The grim realities of the Iraq war, from its multi-trillion-dollar expense to its awful cost in American and Iraqi lives, were supposed to be mitigated by progress toward democracy in the Mideast – or so the neoconservative politicians and pundits who promoted the invasion have long told us. Now the credibility of that argument, which was never compelling, has been decisively undermined by the latest developments in Baghdad, where President Nuri Kamal al-Maliki is lending support to the Assad regime’s bloody repression of non-violent democracy protesters in neighboring Syria.
Troubling questions about the nature of the Shia parties that came to power following the fall of Saddam Hussein – and especially their relationship with the Iranian government — have long been voiced by critics of the war. Yet today, as Maliki and members of his ruling party openly attack the Syrian protesters while promoting economic deals with both Iran and Syria, those questions seem to have been answered. The Iraqi regime has delivered a verdict on the neoconservative justification for the war – and that verdict could scarcely be more negative.
When the Bush administration (and its enablers in academia and the media) began to promote an invasion of Iraq in 2002, neither they nor their opponents imagined the wave of democratic revolution that has crossed from the Maghreb to the Gulf nine years later – a movement utterly distinct from the failed neocon notion that bringing elections to Iraq by force would eventually reform the entire region. As former CIA analyst Paul Pillar noted in an excellent post on The National Interest blog, the movement that spread from Tunisia to Egypt to Bahrain and Syria drew no inspiration from Iraq – where the carnage and destruction of the American occupation did no service to the cause of liberty in the rest of the Arab world.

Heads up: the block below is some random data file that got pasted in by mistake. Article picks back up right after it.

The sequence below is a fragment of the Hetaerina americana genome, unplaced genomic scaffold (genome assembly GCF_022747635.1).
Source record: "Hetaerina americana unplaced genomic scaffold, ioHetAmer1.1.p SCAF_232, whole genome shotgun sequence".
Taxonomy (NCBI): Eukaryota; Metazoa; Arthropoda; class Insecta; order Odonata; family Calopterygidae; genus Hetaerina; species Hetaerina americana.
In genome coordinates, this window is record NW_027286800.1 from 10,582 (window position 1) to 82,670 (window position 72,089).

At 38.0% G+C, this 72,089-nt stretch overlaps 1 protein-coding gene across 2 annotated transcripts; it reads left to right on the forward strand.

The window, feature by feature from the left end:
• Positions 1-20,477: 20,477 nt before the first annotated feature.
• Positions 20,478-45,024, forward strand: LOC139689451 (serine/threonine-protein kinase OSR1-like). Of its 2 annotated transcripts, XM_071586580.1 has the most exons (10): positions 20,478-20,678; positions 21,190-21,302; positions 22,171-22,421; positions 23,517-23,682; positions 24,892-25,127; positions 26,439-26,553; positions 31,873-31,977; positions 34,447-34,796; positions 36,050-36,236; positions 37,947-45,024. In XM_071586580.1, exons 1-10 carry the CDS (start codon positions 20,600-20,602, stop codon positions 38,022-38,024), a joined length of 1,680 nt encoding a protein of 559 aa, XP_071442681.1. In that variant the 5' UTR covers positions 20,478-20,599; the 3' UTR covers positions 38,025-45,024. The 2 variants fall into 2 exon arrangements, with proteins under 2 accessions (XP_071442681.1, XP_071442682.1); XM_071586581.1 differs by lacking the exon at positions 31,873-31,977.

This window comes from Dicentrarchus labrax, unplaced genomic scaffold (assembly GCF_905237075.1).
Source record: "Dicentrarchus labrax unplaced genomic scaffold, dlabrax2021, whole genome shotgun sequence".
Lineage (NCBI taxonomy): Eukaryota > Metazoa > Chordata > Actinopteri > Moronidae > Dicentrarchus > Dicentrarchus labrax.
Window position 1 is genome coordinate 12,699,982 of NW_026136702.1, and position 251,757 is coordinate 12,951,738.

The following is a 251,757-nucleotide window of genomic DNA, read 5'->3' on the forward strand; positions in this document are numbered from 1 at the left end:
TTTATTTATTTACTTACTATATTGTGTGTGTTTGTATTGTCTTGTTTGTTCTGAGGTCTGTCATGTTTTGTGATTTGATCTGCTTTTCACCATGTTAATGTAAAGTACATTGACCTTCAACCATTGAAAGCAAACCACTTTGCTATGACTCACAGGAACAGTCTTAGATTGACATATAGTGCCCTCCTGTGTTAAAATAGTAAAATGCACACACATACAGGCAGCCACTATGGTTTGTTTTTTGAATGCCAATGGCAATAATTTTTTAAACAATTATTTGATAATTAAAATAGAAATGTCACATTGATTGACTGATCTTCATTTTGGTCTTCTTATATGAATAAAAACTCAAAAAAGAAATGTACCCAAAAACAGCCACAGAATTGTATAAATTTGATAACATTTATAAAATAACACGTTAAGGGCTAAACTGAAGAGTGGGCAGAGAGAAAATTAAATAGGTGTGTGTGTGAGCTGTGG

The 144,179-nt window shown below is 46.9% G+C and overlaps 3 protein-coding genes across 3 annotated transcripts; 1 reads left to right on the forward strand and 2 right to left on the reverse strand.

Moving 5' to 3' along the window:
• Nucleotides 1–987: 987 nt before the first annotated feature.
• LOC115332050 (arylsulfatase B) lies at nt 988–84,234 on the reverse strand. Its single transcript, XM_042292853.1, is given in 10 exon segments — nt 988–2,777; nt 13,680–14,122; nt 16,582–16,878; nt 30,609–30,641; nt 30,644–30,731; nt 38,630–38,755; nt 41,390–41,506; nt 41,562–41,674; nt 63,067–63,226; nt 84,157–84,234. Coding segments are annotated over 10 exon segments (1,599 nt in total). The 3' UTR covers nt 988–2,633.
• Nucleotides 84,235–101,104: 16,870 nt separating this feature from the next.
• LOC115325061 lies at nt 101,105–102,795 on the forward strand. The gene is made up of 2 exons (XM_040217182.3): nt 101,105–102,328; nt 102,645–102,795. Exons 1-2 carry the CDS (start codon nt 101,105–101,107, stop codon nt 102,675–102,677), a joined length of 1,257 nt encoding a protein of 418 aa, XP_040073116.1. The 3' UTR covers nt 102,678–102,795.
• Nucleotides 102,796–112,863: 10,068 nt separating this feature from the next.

For neoconservatives, who continue to influence Republican legislators (and presidential candidates) today, the scalding irony is that rather than promoting the extension of freedom in neighhoring states, Iraq’s president and governing party have spoken out in oppositon to the democratic movement in Syria. Even as the Syrian military murders that country’s protesting citizens every day, Maliki maintains the warmest relations with Syrian President Bashar al-Assad and a distinctly cold attitude toward the Syrian people, whom he has warned not to “sabotage” the regime. Since the protests began several months ago, the Maliki government has hosted official Syrian visits and encouraged construction of a natural gas pipeline across Iraqi territory from Iran to Syria. He has behaved, in short, more like an ally of Iran and Syria than of the United States – and certainly more like an ally of dictatorship than an advocate of democracy.
A report in the New York Times quoted a television interview in which Maliki blamed the demonstrators in Syria for the violence there, and urging them to use the democratic process rather than riots to express their concerns about the government. (Of course he knows that the “democratic process” is even more a sham in Damascus than in Tehran. ) Meanwhile politicians in Maliki’s party have gone still further, publicly smearing the protesters as instruments of Al Qaeda, which is Assad’s own false excuse for his massive killing spree. Such cynical mockery of the Arab Spring and its courageous Syrian upwelling is shameful, but the shame doesn’t belong to Maliki alone. It is a disgrace shared by the people who helped to bring him to power, not only in Iran but in Washington as well.